A new study appearing in Emergency Medicine Journal says that each time an elderly person falls at his/her home, it costs an average of £145 and two days of crew time.
Significant numbers of calls come from residential care and sheltered accommodation, suggesting that these facilities are relying on ambulance services inappropriately, suggest the authors.
The researchers monitored all calls for falls made to the ambulance service in North East England among people aged 65 and older. The monitoring period lasted from the beginning of June to the end of December 2004.
During that period, 1504 calls for falls among the elderly were made. The numbers remained fairly constant each month, ranging from 167 to 226. This equated to 36 calls for every 1000 people over the age of 65 in Newcastle.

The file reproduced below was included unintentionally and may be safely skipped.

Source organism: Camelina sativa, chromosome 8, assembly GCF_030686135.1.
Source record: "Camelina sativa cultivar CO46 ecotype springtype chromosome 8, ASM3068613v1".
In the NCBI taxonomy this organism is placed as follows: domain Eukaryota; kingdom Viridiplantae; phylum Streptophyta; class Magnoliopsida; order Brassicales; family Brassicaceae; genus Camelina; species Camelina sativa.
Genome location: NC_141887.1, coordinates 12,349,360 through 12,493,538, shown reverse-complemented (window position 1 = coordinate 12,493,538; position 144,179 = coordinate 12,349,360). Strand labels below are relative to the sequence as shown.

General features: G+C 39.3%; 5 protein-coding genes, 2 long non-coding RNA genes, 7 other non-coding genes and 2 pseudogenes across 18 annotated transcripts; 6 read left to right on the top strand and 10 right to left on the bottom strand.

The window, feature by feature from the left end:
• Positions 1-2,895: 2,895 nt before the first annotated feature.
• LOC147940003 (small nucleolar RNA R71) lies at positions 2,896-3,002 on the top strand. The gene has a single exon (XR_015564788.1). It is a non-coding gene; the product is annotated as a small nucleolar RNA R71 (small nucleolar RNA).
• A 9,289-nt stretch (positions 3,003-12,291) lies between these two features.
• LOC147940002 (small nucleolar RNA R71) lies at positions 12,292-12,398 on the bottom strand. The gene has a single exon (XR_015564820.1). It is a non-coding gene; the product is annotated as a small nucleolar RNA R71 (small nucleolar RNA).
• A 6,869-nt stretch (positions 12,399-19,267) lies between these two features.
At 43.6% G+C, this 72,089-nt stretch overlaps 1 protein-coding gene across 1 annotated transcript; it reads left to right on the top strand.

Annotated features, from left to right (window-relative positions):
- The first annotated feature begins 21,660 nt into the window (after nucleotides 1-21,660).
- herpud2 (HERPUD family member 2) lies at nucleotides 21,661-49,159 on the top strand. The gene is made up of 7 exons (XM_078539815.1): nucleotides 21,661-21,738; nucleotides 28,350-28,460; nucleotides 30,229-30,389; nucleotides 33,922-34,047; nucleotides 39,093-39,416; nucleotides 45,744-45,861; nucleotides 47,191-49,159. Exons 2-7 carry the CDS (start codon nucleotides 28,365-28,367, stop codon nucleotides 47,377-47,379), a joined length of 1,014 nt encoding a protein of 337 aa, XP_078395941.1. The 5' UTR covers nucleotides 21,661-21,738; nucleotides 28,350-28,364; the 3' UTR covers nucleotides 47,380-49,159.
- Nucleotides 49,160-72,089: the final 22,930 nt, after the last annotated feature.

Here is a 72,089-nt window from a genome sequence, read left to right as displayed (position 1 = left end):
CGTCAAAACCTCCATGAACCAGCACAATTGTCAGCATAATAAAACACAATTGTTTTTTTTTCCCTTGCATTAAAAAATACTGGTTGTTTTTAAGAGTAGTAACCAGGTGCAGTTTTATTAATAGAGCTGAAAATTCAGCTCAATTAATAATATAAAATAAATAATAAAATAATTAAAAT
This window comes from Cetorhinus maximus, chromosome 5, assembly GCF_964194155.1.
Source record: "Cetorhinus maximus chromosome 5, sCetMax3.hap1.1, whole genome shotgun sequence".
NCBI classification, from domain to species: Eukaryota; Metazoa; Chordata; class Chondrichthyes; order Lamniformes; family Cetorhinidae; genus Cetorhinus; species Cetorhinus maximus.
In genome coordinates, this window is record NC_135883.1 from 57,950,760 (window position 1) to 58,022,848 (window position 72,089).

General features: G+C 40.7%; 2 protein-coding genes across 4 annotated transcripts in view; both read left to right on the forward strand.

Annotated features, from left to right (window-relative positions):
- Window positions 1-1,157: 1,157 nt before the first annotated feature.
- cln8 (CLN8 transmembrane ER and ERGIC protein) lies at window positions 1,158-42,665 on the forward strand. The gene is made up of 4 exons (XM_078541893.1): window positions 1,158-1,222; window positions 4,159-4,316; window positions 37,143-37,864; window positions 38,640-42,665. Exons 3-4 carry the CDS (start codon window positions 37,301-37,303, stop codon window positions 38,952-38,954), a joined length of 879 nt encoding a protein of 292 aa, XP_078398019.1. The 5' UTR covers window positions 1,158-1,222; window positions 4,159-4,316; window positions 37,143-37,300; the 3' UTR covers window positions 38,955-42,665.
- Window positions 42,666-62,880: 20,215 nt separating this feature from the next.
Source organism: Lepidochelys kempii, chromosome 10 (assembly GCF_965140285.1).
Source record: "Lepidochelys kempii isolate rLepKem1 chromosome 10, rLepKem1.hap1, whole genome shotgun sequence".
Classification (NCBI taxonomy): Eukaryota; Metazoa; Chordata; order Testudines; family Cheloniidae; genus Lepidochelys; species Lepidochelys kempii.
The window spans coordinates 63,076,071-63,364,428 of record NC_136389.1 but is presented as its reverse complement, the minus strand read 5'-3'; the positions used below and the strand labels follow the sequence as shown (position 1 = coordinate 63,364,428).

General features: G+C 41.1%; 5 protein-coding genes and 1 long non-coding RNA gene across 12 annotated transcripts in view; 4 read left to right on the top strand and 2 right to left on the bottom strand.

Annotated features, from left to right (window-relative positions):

Most of the calls required transport to emergency care rather than assistance on site to get up.
Ambulance crew time is costed at £123 per hour, and crews spent an average of two days every month attending to falls, picking up a tab of £46,383.
A third of calls requiring assistance only came from sheltered housing organisations, with 14% coming from one organisation alone. One in four of those transported to emergency care were admitted to hospital.
The authors calculate that attending to falls in the community costs the ambulance service in North East England an average of £145 per fall. And they suggest that initiatives to alert local fall teams to those at risk of falls would be helpful not only to the elderly but also to the NHS.